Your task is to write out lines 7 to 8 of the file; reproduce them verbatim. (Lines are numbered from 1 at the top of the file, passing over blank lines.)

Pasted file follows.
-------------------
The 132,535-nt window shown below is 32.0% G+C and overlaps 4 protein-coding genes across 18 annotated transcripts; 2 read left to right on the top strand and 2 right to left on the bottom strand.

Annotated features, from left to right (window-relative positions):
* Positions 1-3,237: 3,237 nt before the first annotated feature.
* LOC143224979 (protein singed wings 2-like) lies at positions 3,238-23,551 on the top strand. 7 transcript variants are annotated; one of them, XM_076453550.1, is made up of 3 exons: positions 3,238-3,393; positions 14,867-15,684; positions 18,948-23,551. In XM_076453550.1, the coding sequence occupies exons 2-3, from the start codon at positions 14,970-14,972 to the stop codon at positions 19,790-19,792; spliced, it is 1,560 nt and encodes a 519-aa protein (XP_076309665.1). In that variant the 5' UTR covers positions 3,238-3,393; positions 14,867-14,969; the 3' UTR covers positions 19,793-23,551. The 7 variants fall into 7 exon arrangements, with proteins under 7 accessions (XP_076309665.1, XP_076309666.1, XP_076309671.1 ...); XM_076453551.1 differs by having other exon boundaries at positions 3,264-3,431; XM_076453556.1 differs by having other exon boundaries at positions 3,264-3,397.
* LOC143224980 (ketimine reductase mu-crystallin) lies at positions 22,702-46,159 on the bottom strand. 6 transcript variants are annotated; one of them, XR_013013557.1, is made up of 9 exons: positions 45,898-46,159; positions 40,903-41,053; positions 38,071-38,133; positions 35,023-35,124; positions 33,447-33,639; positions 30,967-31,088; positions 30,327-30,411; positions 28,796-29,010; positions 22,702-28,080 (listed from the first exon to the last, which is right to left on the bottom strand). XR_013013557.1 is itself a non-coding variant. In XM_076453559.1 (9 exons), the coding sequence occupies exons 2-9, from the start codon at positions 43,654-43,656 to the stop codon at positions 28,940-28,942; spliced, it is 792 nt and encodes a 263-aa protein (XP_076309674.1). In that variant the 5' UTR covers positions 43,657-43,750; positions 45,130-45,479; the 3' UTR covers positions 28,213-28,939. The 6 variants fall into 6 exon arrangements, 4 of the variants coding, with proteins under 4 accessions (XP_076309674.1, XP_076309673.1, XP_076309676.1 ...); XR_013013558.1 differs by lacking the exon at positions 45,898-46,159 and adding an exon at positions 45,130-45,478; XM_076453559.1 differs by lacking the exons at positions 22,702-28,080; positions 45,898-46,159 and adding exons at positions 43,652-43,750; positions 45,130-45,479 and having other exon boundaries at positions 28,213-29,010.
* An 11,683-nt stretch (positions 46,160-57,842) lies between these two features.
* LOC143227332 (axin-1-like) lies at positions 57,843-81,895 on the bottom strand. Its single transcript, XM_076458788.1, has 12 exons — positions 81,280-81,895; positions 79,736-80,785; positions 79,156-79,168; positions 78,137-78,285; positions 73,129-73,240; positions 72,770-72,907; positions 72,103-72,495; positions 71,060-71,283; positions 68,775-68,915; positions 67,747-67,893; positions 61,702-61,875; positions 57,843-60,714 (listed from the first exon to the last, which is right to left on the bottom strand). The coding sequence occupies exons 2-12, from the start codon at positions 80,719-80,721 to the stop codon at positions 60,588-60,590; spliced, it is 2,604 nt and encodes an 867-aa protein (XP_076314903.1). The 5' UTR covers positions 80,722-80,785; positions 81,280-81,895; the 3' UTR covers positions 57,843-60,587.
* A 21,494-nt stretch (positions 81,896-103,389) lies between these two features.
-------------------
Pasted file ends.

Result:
* LOC143227332 (axin-1-like) lies at positions 57,843-81,895 on the bottom strand. Its single transcript, XM_076458788.1, has 12 exons — positions 81,280-81,895; positions 79,736-80,785; positions 79,156-79,168; positions 78,137-78,285; positions 73,129-73,240; positions 72,770-72,907; positions 72,103-72,495; positions 71,060-71,283; positions 68,775-68,915; positions 67,747-67,893; positions 61,702-61,875; positions 57,843-60,714 (listed from the first exon to the last, which is right to left on the bottom strand). The coding sequence occupies exons 2-12, from the start codon at positions 80,719-80,721 to the stop codon at positions 60,588-60,590; spliced, it is 2,604 nt and encodes an 867-aa protein (XP_076314903.1). The 5' UTR covers positions 80,722-80,785; positions 81,280-81,895; the 3' UTR covers positions 57,843-60,587.
* A 21,494-nt stretch (positions 81,896-103,389) lies between these two features.